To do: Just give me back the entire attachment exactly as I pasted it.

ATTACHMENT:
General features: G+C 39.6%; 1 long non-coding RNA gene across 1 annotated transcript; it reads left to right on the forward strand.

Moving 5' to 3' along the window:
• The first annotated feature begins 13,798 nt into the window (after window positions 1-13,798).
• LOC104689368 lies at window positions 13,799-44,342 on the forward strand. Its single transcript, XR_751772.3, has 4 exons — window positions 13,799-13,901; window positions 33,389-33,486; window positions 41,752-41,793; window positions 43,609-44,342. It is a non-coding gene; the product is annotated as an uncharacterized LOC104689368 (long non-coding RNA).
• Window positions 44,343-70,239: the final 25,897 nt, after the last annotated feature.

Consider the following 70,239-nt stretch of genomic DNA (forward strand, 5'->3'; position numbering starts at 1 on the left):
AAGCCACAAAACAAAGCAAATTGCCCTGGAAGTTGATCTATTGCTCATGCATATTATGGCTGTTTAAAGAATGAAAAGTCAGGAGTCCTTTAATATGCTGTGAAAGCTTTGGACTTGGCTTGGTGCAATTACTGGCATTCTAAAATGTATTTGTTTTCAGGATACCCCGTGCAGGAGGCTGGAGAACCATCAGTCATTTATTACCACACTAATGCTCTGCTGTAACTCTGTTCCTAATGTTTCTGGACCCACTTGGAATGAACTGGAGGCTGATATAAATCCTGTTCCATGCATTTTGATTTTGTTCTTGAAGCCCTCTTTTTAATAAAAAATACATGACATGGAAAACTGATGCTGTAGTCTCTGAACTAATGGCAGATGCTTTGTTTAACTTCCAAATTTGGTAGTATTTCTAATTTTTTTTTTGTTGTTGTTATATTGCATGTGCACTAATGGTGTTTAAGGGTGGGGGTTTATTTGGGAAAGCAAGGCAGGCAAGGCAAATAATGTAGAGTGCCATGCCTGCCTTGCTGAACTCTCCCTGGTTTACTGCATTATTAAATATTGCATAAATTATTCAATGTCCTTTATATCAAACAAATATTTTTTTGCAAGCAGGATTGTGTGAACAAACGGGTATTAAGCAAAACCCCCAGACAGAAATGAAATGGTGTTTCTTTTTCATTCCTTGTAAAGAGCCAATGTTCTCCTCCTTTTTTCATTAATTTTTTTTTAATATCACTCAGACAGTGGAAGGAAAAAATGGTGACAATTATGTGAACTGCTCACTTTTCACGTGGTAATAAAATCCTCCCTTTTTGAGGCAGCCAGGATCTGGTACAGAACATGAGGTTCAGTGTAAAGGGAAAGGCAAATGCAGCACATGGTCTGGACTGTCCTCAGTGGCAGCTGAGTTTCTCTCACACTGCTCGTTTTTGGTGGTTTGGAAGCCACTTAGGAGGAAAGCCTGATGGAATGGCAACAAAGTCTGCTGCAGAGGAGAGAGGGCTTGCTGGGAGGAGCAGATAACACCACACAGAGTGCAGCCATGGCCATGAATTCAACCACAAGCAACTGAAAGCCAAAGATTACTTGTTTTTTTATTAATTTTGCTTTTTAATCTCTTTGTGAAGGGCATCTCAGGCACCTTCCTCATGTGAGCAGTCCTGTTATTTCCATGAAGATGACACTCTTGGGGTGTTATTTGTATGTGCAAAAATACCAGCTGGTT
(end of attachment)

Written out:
General features: G+C 39.6%; 1 long non-coding RNA gene across 1 annotated transcript; it reads left to right on the forward strand.

Moving 5' to 3' along the window:
• The first annotated feature begins 13,798 nt into the window (after window positions 1-13,798).
• LOC104689368 lies at window positions 13,799-44,342 on the forward strand. Its single transcript, XR_751772.3, has 4 exons — window positions 13,799-13,901; window positions 33,389-33,486; window positions 41,752-41,793; window positions 43,609-44,342. It is a non-coding gene; the product is annotated as an uncharacterized LOC104689368 (long non-coding RNA).
• Window positions 44,343-70,239: the final 25,897 nt, after the last annotated feature.

Consider the following 70,239-nt stretch of genomic DNA (forward strand, 5'->3'; position numbering starts at 1 on the left):
AAGCCACAAAACAAAGCAAATTGCCCTGGAAGTTGATCTATTGCTCATGCATATTATGGCTGTTTAAAGAATGAAAAGTCAGGAGTCCTTTAATATGCTGTGAAAGCTTTGGACTTGGCTTGGTGCAATTACTGGCATTCTAAAATGTATTTGTTTTCAGGATACCCCGTGCAGGAGGCTGGAGAACCATCAGTCATTTATTACCACACTAATGCTCTGCTGTAACTCTGTTCCTAATGTTTCTGGACCCACTTGGAATGAACTGGAGGCTGATATAAATCCTGTTCCATGCATTTTGATTTTGTTCTTGAAGCCCTCTTTTTAATAAAAAATACATGACATGGAAAACTGATGCTGTAGTCTCTGAACTAATGGCAGATGCTTTGTTTAACTTCCAAATTTGGTAGTATTTCTAATTTTTTTTTTGTTGTTGTTATATTGCATGTGCACTAATGGTGTTTAAGGGTGGGGGTTTATTTGGGAAAGCAAGGCAGGCAAGGCAAATAATGTAGAGTGCCATGCCTGCCTTGCTGAACTCTCCCTGGTTTACTGCATTATTAAATATTGCATAAATTATTCAATGTCCTTTATATCAAACAAATATTTTTTTGCAAGCAGGATTGTGTGAACAAACGGGTATTAAGCAAAACCCCCAGACAGAAATGAAATGGTGTTTCTTTTTCATTCCTTGTAAAGAGCCAATGTTCTCCTCCTTTTTTCATTAATTTTTTTTTAATATCACTCAGACAGTGGAAGGAAAAAATGGTGACAATTATGTGAACTGCTCACTTTTCACGTGGTAATAAAATCCTCCCTTTTTGAGGCAGCCAGGATCTGGTACAGAACATGAGGTTCAGTGTAAAGGGAAAGGCAAATGCAGCACATGGTCTGGACTGTCCTCAGTGGCAGCTGAGTTTCTCTCACACTGCTCGTTTTTGGTGGTTTGGAAGCCACTTAGGAGGAAAGCCTGATGGAATGGCAACAAAGTCTGCTGCAGAGGAGAGAGGGCTTGCTGGGAGGAGCAGATAACACCACACAGAGTGCAGCCATGGCCATGAATTCAACCACAAGCAACTGAAAGCCAAAGATTACTTGTTTTTTTATTAATTTTGCTTTTTAATCTCTTTGTGAAGGGCATCTCAGGCACCTTCCTCATGTGAGCAGTCCTGTTATTTCCATGAAGATGACACTCTTGGGGTGTTATTTGTATGTGCAAAAATACCAGCTGGTT